Shares of First Republic Bank fell on Tuesday after it said depositors withdrew more than $100 billion during last month’s crisis. Silicon Valley Bank and Signature Bank.
The San Francisco bank said it could only be done late Monday Stop the bleeding A group of big banks offered to bail out $30 billion in uninsured deposits.
Shares of Republic fell more than 49% since Tuesday to close at $8.10 a share.
First Republic had about $290 billion in assets as of March 31 SVP At the time of its failure. The troubled bank said it plans to lay off a quarter of its 7,200-strong workforce by the end of 2022, sell assets and restructure its balance sheet.
“With still a high degree of uncertainty over results and expected losses beyond next year, we recommend investors sell stocks as the outlook remains largely unclear,” Citi analyst Arren Cyganovich said in a note to clients.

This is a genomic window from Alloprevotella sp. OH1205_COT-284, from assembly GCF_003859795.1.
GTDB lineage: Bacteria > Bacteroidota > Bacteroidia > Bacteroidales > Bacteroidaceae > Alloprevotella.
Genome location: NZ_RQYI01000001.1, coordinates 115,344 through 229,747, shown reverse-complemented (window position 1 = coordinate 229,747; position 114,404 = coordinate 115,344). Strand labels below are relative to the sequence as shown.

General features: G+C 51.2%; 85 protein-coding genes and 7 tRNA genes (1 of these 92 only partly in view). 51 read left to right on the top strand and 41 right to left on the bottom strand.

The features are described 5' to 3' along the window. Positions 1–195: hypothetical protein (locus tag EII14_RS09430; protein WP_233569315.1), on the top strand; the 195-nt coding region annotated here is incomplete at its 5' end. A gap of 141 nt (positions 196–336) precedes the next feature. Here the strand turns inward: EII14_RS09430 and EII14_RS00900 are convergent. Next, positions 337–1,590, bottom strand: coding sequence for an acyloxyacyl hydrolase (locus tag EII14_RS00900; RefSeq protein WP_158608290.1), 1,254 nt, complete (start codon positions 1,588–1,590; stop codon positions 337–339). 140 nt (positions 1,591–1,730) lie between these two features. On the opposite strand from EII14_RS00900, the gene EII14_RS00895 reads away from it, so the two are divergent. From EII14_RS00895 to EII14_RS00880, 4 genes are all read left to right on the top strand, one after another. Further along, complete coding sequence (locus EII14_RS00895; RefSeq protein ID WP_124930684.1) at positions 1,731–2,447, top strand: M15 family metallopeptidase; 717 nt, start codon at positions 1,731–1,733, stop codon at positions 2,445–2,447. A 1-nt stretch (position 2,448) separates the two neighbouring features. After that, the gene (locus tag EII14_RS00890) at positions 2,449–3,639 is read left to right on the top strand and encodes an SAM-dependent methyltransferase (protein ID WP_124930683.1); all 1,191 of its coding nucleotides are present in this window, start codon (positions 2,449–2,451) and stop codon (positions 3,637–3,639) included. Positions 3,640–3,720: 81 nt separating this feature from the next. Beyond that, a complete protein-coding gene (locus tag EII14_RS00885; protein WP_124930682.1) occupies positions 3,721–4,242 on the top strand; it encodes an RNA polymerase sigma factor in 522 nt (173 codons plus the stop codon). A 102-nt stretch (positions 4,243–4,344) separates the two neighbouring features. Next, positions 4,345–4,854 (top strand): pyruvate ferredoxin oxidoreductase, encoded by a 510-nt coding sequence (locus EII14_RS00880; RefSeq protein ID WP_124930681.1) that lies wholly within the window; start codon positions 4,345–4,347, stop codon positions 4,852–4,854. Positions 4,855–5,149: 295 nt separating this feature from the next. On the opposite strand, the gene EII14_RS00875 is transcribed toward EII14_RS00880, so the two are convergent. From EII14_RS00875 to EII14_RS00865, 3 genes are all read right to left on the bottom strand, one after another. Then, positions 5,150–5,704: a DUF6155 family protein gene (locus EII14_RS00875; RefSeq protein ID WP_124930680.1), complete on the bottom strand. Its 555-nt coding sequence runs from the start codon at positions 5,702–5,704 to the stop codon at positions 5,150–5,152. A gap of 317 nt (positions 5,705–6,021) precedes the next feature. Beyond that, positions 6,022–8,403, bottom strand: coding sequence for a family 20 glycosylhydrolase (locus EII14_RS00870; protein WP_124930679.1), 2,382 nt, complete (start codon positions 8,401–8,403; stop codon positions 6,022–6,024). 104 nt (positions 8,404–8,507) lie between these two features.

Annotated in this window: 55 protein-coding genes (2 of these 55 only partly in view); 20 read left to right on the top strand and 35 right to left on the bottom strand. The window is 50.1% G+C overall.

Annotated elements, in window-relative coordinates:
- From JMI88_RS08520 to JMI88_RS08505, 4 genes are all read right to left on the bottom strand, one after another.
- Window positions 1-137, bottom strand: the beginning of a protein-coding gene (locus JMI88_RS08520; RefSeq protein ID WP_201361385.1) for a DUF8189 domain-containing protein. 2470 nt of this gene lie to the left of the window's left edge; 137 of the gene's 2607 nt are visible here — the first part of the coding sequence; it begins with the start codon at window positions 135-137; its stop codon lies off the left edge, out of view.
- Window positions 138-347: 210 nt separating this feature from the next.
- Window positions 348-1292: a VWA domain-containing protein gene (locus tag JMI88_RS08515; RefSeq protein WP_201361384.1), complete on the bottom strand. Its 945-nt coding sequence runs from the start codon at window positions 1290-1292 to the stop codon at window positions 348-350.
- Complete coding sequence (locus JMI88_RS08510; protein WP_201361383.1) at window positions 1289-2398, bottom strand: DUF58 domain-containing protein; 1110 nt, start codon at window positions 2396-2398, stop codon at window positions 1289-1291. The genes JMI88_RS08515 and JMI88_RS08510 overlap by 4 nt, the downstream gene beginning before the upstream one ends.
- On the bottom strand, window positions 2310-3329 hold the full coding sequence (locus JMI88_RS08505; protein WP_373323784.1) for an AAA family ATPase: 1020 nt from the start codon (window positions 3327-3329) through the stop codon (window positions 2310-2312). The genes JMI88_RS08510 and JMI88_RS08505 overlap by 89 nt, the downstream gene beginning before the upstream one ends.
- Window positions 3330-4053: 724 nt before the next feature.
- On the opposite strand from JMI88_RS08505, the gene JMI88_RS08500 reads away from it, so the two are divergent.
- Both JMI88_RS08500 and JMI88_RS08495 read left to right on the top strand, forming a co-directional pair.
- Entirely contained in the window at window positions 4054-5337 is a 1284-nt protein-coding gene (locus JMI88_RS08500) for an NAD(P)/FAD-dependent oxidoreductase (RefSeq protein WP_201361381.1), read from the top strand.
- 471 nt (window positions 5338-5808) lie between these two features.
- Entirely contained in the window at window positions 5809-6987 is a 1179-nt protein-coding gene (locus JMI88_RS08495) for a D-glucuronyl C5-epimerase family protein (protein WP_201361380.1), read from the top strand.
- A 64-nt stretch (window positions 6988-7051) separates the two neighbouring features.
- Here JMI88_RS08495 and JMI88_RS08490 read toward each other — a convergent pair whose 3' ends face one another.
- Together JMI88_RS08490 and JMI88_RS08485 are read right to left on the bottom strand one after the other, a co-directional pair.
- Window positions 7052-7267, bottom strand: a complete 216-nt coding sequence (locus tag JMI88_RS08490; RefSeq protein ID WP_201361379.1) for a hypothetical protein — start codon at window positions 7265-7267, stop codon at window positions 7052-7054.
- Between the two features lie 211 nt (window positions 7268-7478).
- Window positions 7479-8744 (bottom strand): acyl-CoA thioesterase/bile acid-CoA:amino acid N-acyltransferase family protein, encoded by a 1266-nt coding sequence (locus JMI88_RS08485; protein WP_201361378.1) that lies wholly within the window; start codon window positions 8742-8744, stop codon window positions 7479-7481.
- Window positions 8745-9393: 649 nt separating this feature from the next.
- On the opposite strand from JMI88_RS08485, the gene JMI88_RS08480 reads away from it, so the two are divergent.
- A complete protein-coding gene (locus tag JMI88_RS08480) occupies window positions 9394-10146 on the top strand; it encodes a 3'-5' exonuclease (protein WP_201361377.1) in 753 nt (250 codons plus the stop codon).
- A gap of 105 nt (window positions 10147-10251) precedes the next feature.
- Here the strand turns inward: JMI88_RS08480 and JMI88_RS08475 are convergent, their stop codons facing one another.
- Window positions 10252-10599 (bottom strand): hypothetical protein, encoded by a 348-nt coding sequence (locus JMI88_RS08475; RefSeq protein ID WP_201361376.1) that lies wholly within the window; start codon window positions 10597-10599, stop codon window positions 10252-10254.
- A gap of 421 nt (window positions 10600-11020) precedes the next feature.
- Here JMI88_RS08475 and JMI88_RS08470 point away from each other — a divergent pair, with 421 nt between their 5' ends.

Other regional banks were under pressure on a day of declines in markets. The S&P 500 lost 1.2% on Tuesday afternoon. The Dow fell 0.8% and the tech-heavy Nasdaq fell 1.5%.
Before the failure of Silicon Valley Bank, First Republic had a banking franchise that was the envy of much of the industry. Its clients, often the rich and powerful, rarely defaulted on their loans. The bank made most of its money by providing low-cost loans to wealthy individuals, including MetaPlatforms CEO Mark Zuckerberg.
But when bank customers and analysts noted that most of First Republic’s deposits, such as Silicon Valley and Signature Bank, were uninsured, its lien exceeded the $250,000 limit set by the FDIC. If First Republic fails, its depositors risk not getting their money back.
First Republic reported first-quarter results on Monday that showed the Silicon Valley bank had $173.5 billion in deposits before it failed on March 9. On April 21, it had $102.7 billion in deposits, including $30 billion deposited by large banks. Since late March, its deposits have remained relatively stable.